The priest recovers easily, pinning a smile on his face. It’s a kind smile, one that smoothes the lines at the corners of his eyes, at the center of his forehead. “This isn’t reconciliation. No need to apologize. Please, sit down.”

Nicky still feels caught, but on autopilot, he follows the order and sits down.

“I’m Magno Moreno, though you can call me Father Magno if you like. Are you here just to sit?” he asks.

Nicky is expecting the question in German. Maybe even English—some native speakers find Nicky’s accent tricky, and it wouldn’t be the first time someone’s decided it was just easier to speak to Nicky in his own tongue.

The last thing he’s expecting is for the priest to open his mouth and start speaking Spanish.

Luckily, he uses words Nicky’s brain still foggily recognizes. Hearing it is like blowing cobwebs off the cover of an old book he blurrily remembers but can’t quite place or wrap his head around. He says, “I don’t, actually—I mean, I used to, but not anymore.”

“Oh. Excuse me. I just assumed.”

“Where are you from?” Nicky asks. Then winces. “I didn’t mean that the way it sounded.”

Instead of telling Nicky to get the fuck out of his church, Father Magno considers him quietly before answering, “Jalisco. Before that, el Distrito Federal. You?”

“South Carolina,” he says. “I only asked because I, um. My mom, you know, she’s from Oaxaca, and she—there’s not a lot of people from there where I live.”

It’s beyond an understatement. Nicky’s suburb is filled with white picket fences and stay-at-home moms. All of his friends growing up didn’t look anything like Nicky, and sometimes he thinks his father wanted it that way, separating his mom from everything familiar until her only connection back to Mexico was a museum two hours away.

Father Magno pauses again. “It’s perfectly all right.”

Jesus Christ.

“I’m sorry. I think I’ll,” Nicky says, gathering his things off the floor, “um.”

“Of course,” he says.



Nicky feels eyes on his back and a presence at his heels his entire walk home.




Somehow, Erik and Nicky settle into a strange kind of friendship on complete fucking accident.

One Saturday as Nicky is scrolling aimlessly on his phone and avoiding the huge stack of math homework piled on his desk, he hears Louisa very clearly snap, “Erik, for fuck’s sake!” and then a thumping noise like someone getting shoved.

Nicky meerkats his head at the soft knock on his door, so soft he doesn’t know if he imagined it. Then there’s another rap of knuckles, this time harder.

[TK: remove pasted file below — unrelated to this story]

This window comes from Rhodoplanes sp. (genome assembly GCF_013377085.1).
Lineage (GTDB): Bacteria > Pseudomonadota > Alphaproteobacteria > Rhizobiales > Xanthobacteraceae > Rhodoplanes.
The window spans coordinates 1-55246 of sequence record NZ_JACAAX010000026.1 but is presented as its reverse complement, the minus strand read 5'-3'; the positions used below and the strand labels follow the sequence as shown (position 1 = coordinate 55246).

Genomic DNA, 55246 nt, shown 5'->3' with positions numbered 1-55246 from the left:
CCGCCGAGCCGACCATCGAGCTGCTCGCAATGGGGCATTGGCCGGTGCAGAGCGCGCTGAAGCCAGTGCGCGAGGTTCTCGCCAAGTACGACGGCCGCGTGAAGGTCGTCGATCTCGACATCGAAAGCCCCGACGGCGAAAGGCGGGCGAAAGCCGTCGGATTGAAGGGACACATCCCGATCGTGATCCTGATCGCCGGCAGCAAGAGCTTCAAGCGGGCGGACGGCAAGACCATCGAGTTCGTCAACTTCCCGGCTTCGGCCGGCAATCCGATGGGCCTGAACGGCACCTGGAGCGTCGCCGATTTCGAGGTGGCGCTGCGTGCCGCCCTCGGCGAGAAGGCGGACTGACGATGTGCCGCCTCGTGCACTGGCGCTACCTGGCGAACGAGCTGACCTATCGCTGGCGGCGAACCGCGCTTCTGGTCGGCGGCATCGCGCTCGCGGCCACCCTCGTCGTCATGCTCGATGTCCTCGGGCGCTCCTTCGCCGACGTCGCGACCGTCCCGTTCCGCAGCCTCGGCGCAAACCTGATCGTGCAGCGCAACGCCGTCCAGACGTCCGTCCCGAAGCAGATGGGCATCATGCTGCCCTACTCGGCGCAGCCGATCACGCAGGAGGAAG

The door opens slowly. Erik pokes his head in and stares at Nicky for a few moments before simply saying, “Hi.”

“Hey?” Nicky hazards.

“Are you busy?”

“Very,” Nicky says, who hasn’t moved from the bed all day. When Erik keeps staring like he can’t decide if Nicky is being serious or not, Nicky clarifies: “I’m very busy doing nothing. What’s up?”

“Louisa and I are taking English as our foreign language credit, and we have an exam on Monday, but neither of us understands most of what’s going on. We were hoping you might be willing to help us.”

Nicky mentally loses his step. It’s the first time they’ve asked him to join them on something. He’s aware his German is still pretty trashy compared to theirs, and they’re so close, have known each other for longer than Nicky’s known almost anyone. If it was him, he would be covetous of a relationship like that, too. A spark of hope flares in Nicky’s ribcage.

“Sure.” Nicky tosses his duvet to the side and gets to his feet, stretching his arms up high over his head until he hears his spine pop. Erik is rubbing the back of his neck and looking everywhere but at Nicky’s face. He has the same look on him that he did the day they met: uncomfortable, wary, and more than a little panicked.

“Erik?” Nicky asks.


“You don’t have to be nervous about asking me for things, you know,” he says. “It’s just me, and I’m only, like, half as bitchy as I sound.”

Erik smiles into his hand, relaxing incrementally against the doorframe—which isn’t a whole hell of a lot, but Nicky takes satisfaction in the small things. “Half?”

“Oh, you have jokes. That’s cute,” he adds, before pushing Erik down the hall.

Fortunately, Nicky isn’t dumb enough to not know what they’re going over. Most of it is vocab with a few grammar and conjugation rules thrown here and there, and he’s able to answer most of their questions without having to scan the book. At some point, Louisa ends up stomach-down on the floor with Nicky’s knee serving as a cup holder for her hot chocolate. Erik sits on his other side, back reclined against the couch. He gets up once to refill their mugs—one covered in silly, hand-drawn roosters, the other glazed green—and comes back with a third for Nicky, the handle heart-shaped.

The following Saturday, they do the same thing: a knock on Nicky’s door, a mug already awaiting him on the coffee table. The Saturday after that, they take Nicky’s breakfast upstairs to Erik’s room. The one after that, Nicky sets an alarm and meets them in the kitchen.